HARTFORD, CT, July 23, 2013 – Jillian Mark, a rising sophomore at Hartford Magnet Trinity College Academy, aspires some day to be a veterinarian. That might seem like a lofty goal, but not to Jillian. She exudes self-confidence. And by having Jillian participate in the mandatory summer science program for HMTCA’s 10th graders, run by Trinity in conjunction with the magnet school, it’s forced Jillian to acquire a new appreciation for science and the skills she will need to achieve her career ambitions.
The program “made me see how we can all make a difference,” said Jillian, adding that “except for the homework, it was fun.”
Jillian was one of about 100 HMTCA students who were required to attend a two-week science session this summer that helped them hone their research and analytical skills as they strive to become better students and excited about the possibility of pursuing a career in science. The half-day sessions ran from June 19 through July 2 and again from July 8 though July 19, culminating each time in the students’ power point presentations describing their research and findings.
The workshop was inaugurated last summer, the result of Trinity and the Hartford Public School system signing a historic pact in 2011 that resulted in the creation of a new grade 6 though 12 academy at the Learning Corridor. The academy emphasizes college preparedness as well as the sciences and the visual and performing arts.
The first summer saw the creation of a writing skills workshop for rising 9th graders. But last summer, the program was expanded to incorporate a science component for 10th graders. Both science workshops were led by Alison Draper, director of the Center for Interdisciplinary Science at Trinity, and Penny Parmelee, HMTCA’s science curriculum coach. They were assisted this summer by Charity Smith, a special education teacher at HMTCA, and Trinity students Jeff Pruyne ’15, and Gokce Gokmenoglu ’15.
Last year the program was hosted by HMTCA, but it was shifted this summer to the Trinity campus to better orient the Hartford students to being on a college campus and having a sense of what it’s like to be a college student.
|Penny Parmelee, HMTCA's science curriculum coach, showing the students how to make elephant's toothpaste.|
“The experts, the student research, the tours of the labs all help to pique their curiosity and allow them to see things in a broader way,” said Parmelee.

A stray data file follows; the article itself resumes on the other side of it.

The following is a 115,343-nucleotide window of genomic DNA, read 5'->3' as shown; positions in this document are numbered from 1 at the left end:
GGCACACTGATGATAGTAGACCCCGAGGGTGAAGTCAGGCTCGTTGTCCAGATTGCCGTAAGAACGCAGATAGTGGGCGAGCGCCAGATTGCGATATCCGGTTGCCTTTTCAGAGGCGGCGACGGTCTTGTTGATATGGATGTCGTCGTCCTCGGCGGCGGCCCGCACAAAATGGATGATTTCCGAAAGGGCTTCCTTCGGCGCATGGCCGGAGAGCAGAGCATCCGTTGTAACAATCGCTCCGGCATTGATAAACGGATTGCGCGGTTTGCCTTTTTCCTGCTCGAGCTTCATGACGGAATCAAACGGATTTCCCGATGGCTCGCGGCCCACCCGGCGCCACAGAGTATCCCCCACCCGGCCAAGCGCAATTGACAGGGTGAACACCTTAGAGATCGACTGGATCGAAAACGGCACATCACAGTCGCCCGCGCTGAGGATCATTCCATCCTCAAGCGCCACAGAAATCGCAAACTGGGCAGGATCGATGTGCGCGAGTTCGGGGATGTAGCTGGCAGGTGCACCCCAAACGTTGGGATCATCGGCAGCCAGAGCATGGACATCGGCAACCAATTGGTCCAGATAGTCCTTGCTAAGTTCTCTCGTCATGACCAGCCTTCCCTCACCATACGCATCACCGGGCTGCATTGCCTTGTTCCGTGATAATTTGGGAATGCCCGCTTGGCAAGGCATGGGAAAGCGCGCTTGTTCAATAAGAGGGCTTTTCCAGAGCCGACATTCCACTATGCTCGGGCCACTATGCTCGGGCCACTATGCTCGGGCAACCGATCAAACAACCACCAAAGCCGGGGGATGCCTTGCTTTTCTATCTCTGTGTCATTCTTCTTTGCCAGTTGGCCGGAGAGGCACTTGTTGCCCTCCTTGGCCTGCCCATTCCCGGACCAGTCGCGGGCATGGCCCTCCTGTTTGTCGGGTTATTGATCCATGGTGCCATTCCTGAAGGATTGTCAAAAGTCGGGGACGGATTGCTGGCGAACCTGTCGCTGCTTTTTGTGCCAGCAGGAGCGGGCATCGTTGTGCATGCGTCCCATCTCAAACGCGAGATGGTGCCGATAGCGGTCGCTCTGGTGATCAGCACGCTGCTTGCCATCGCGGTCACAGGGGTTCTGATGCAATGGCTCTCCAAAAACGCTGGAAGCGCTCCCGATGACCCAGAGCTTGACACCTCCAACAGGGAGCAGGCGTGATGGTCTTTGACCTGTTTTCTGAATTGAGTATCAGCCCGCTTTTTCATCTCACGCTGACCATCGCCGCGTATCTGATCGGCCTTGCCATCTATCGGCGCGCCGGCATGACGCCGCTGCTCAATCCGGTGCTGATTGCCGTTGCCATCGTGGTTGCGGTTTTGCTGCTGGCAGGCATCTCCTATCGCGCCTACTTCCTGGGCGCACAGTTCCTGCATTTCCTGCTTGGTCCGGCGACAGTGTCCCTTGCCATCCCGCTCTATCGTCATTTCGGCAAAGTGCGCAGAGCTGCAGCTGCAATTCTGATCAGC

Some of what the students saw was a repeat from last year, such as creating what is commonly referred to as elephant’s toothpaste because of its foamy appearance and the huge quantity that is produced by combining hydrogen peroxide with water and potassium iodide. After donning their brightly colored goggles, the students watched as the solution sizzled and smoked, producing heat and white foam.
The point of the exercise was to show how sodium iodide acts as a catalyst, which speeds up the decomposition of hydrogen peroxide. When the latter decomposes, it breaks down to form water and oxygen. The soap bubbles that erupt from the cylinder are filled with oxygen and as the chemical reaction takes place, steam rises from the erupting foam.
“We want to show the students that science isn’t scary,” said Gokmenoglu, who intends to major in neuroscience at Trinity. Pruyne said he saw his role as “helping the kids to understand that science can be a very useful thing” and serving as a resource to answer any questions that they had during the two-week program.
The main research project designed for the HMTCA students this year was to assess the health of a stream – in this case, Trout Brook in West Hartford, which is part of the Park River Watershed. To that end, the students went on a field trip to Beachland Park, where they studied the topography and plant life, and took samples of the sediment and water.
In the past, the West Hartford landfill had discharged “some really nasty stuff” into Trout Brook, leaving it with high concentrations of lead and copper.
The HMTCA students donned waterproof outfits and waded into the water, where they collected water, sediment and insect samples or macro-invertebrates, which were then preserved in alcohol.
On the penultimate day of the science session, the students worked on putting together their slide presentation entitled, “How Healthy is the Park River Watershed?” The students were paired off, each preparing bullet points that summarized their findings.
Their conclusions? There were trace amounts of lead, copper, zinc, cadmium and nickel in Trout Brook. The water was clear but foamy in some places with a slightly fishy odor. There was very little wildlife in the stream, which would suggest some pollution.
Their recommendations? Minimize the runoff from nearby roads. Reroute roads away from the stream. Investigate what’s causing the foamy water. Install more garbage and/or recycling bins. Remove pipes that may be discharging pollutants into the stream.
After several practice rounds, the students’ presentation was made on Friday to HMTCA and Trinity administrators and teachers as well as parents. The second year of the science skills workshop was deemed a success.
“It’s gratifying to give the students an experience in science that they otherwise wouldn’t have as part of their regular curriculum,” said Draper. The life skills and teamwork that they developed, she said, “will help them whether they go into science of whatever they choose to do with their lives.”